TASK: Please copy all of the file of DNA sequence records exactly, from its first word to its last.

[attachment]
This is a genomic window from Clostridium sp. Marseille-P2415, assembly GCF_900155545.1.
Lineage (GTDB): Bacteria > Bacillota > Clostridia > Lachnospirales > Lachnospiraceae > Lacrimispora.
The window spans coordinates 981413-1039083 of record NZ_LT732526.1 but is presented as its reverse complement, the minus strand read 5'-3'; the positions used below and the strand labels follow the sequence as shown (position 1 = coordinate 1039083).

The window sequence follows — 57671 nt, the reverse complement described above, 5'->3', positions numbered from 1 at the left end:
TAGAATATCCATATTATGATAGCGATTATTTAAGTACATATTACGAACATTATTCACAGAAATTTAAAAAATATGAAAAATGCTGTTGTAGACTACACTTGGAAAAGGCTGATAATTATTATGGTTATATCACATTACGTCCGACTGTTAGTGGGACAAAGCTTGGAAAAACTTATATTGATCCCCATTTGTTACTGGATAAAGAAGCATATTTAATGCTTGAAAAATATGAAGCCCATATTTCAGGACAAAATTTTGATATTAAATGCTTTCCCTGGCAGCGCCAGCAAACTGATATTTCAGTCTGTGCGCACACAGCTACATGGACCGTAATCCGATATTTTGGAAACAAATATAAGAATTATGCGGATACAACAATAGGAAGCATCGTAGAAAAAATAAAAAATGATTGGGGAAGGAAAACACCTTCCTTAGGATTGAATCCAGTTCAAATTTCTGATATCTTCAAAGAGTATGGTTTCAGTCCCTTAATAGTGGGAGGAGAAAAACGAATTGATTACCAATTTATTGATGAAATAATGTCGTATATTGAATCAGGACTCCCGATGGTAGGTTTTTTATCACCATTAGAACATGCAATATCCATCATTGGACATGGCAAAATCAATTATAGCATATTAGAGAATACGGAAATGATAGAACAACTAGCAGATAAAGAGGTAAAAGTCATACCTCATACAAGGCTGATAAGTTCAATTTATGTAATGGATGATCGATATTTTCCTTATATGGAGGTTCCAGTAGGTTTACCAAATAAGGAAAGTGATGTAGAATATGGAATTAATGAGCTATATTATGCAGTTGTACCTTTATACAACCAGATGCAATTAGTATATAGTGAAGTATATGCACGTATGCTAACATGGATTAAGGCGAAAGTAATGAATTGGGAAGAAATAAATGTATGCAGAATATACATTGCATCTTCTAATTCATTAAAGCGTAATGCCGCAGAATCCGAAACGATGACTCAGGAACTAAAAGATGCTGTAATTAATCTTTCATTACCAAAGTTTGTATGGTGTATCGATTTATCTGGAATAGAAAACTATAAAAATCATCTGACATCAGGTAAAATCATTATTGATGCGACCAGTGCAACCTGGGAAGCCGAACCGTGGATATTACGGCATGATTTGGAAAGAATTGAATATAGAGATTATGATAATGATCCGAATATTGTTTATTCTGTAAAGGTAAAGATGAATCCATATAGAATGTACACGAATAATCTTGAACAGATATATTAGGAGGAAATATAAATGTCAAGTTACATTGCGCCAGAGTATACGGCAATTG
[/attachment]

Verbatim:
This is a genomic window from Clostridium sp. Marseille-P2415, assembly GCF_900155545.1.
Lineage (GTDB): Bacteria > Bacillota > Clostridia > Lachnospirales > Lachnospiraceae > Lacrimispora.
The window spans coordinates 981413-1039083 of record NZ_LT732526.1 but is presented as its reverse complement, the minus strand read 5'-3'; the positions used below and the strand labels follow the sequence as shown (position 1 = coordinate 1039083).

The window sequence follows — 57671 nt, the reverse complement described above, 5'->3', positions numbered from 1 at the left end:
TAGAATATCCATATTATGATAGCGATTATTTAAGTACATATTACGAACATTATTCACAGAAATTTAAAAAATATGAAAAATGCTGTTGTAGACTACACTTGGAAAAGGCTGATAATTATTATGGTTATATCACATTACGTCCGACTGTTAGTGGGACAAAGCTTGGAAAAACTTATATTGATCCCCATTTGTTACTGGATAAAGAAGCATATTTAATGCTTGAAAAATATGAAGCCCATATTTCAGGACAAAATTTTGATATTAAATGCTTTCCCTGGCAGCGCCAGCAAACTGATATTTCAGTCTGTGCGCACACAGCTACATGGACCGTAATCCGATATTTTGGAAACAAATATAAGAATTATGCGGATACAACAATAGGAAGCATCGTAGAAAAAATAAAAAATGATTGGGGAAGGAAAACACCTTCCTTAGGATTGAATCCAGTTCAAATTTCTGATATCTTCAAAGAGTATGGTTTCAGTCCCTTAATAGTGGGAGGAGAAAAACGAATTGATTACCAATTTATTGATGAAATAATGTCGTATATTGAATCAGGACTCCCGATGGTAGGTTTTTTATCACCATTAGAACATGCAATATCCATCATTGGACATGGCAAAATCAATTATAGCATATTAGAGAATACGGAAATGATAGAACAACTAGCAGATAAAGAGGTAAAAGTCATACCTCATACAAGGCTGATAAGTTCAATTTATGTAATGGATGATCGATATTTTCCTTATATGGAGGTTCCAGTAGGTTTACCAAATAAGGAAAGTGATGTAGAATATGGAATTAATGAGCTATATTATGCAGTTGTACCTTTATACAACCAGATGCAATTAGTATATAGTGAAGTATATGCACGTATGCTAACATGGATTAAGGCGAAAGTAATGAATTGGGAAGAAATAAATGTATGCAGAATATACATTGCATCTTCTAATTCATTAAAGCGTAATGCCGCAGAATCCGAAACGATGACTCAGGAACTAAAAGATGCTGTAATTAATCTTTCATTACCAAAGTTTGTATGGTGTATCGATTTATCTGGAATAGAAAACTATAAAAATCATCTGACATCAGGTAAAATCATTATTGATGCGACCAGTGCAACCTGGGAAGCCGAACCGTGGATATTACGGCATGATTTGGAAAGAATTGAATATAGAGATTATGATAATGATCCGAATATTGTTTATTCTGTAAAGGTAAAGATGAATCCATATAGAATGTACACGAATAATCTTGAACAGATATATTAGGAGGAAATATAAATGTCAAGTTACATTGCGCCAGAGTATACGGCAATTG